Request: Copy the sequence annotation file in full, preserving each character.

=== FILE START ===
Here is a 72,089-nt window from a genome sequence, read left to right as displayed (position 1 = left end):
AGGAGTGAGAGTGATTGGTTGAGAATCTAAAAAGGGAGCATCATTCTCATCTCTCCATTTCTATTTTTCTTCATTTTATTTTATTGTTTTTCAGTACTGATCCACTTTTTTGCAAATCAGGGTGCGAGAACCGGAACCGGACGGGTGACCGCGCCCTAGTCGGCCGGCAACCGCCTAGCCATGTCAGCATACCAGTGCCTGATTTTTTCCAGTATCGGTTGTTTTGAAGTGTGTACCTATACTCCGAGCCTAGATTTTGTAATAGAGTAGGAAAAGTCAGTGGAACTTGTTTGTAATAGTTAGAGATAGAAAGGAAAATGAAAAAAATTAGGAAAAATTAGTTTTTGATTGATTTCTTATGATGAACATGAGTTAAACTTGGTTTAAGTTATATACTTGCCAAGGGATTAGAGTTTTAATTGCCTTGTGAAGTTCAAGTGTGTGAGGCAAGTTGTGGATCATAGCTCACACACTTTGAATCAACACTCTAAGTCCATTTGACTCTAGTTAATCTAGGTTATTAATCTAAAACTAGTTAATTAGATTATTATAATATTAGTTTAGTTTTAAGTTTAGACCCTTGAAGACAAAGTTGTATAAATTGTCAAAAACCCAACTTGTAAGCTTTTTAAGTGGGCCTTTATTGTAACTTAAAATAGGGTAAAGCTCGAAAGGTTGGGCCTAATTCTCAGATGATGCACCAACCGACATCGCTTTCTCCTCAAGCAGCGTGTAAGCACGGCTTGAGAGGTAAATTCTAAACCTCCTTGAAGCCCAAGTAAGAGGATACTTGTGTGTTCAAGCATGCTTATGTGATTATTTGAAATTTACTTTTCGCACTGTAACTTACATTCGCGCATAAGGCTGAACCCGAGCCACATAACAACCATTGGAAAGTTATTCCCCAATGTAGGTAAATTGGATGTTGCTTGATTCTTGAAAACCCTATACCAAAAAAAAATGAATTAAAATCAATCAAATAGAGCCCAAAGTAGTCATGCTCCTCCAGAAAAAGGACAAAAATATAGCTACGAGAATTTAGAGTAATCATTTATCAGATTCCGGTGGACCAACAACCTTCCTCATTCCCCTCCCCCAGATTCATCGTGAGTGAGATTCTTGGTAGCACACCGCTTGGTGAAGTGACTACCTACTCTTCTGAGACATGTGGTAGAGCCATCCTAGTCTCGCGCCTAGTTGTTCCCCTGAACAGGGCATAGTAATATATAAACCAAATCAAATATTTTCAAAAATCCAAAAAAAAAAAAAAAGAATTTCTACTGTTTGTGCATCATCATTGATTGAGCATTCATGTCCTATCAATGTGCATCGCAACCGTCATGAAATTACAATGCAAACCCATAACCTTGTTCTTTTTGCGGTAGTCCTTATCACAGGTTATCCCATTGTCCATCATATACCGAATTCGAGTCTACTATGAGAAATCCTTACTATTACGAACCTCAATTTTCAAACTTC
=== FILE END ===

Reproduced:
Here is a 72,089-nt window from a genome sequence, read left to right as displayed (position 1 = left end):
AGGAGTGAGAGTGATTGGTTGAGAATCTAAAAAGGGAGCATCATTCTCATCTCTCCATTTCTATTTTTCTTCATTTTATTTTATTGTTTTTCAGTACTGATCCACTTTTTTGCAAATCAGGGTGCGAGAACCGGAACCGGACGGGTGACCGCGCCCTAGTCGGCCGGCAACCGCCTAGCCATGTCAGCATACCAGTGCCTGATTTTTTCCAGTATCGGTTGTTTTGAAGTGTGTACCTATACTCCGAGCCTAGATTTTGTAATAGAGTAGGAAAAGTCAGTGGAACTTGTTTGTAATAGTTAGAGATAGAAAGGAAAATGAAAAAAATTAGGAAAAATTAGTTTTTGATTGATTTCTTATGATGAACATGAGTTAAACTTGGTTTAAGTTATATACTTGCCAAGGGATTAGAGTTTTAATTGCCTTGTGAAGTTCAAGTGTGTGAGGCAAGTTGTGGATCATAGCTCACACACTTTGAATCAACACTCTAAGTCCATTTGACTCTAGTTAATCTAGGTTATTAATCTAAAACTAGTTAATTAGATTATTATAATATTAGTTTAGTTTTAAGTTTAGACCCTTGAAGACAAAGTTGTATAAATTGTCAAAAACCCAACTTGTAAGCTTTTTAAGTGGGCCTTTATTGTAACTTAAAATAGGGTAAAGCTCGAAAGGTTGGGCCTAATTCTCAGATGATGCACCAACCGACATCGCTTTCTCCTCAAGCAGCGTGTAAGCACGGCTTGAGAGGTAAATTCTAAACCTCCTTGAAGCCCAAGTAAGAGGATACTTGTGTGTTCAAGCATGCTTATGTGATTATTTGAAATTTACTTTTCGCACTGTAACTTACATTCGCGCATAAGGCTGAACCCGAGCCACATAACAACCATTGGAAAGTTATTCCCCAATGTAGGTAAATTGGATGTTGCTTGATTCTTGAAAACCCTATACCAAAAAAAAATGAATTAAAATCAATCAAATAGAGCCCAAAGTAGTCATGCTCCTCCAGAAAAAGGACAAAAATATAGCTACGAGAATTTAGAGTAATCATTTATCAGATTCCGGTGGACCAACAACCTTCCTCATTCCCCTCCCCCAGATTCATCGTGAGTGAGATTCTTGGTAGCACACCGCTTGGTGAAGTGACTACCTACTCTTCTGAGACATGTGGTAGAGCCATCCTAGTCTCGCGCCTAGTTGTTCCCCTGAACAGGGCATAGTAATATATAAACCAAATCAAATATTTTCAAAAATCCAAAAAAAAAAAAAAAGAATTTCTACTGTTTGTGCATCATCATTGATTGAGCATTCATGTCCTATCAATGTGCATCGCAACCGTCATGAAATTACAATGCAAACCCATAACCTTGTTCTTTTTGCGGTAGTCCTTATCACAGGTTATCCCATTGTCCATCATATACCGAATTCGAGTCTACTATGAGAAATCCTTACTATTACGAACCTCAATTTTCAAACTTC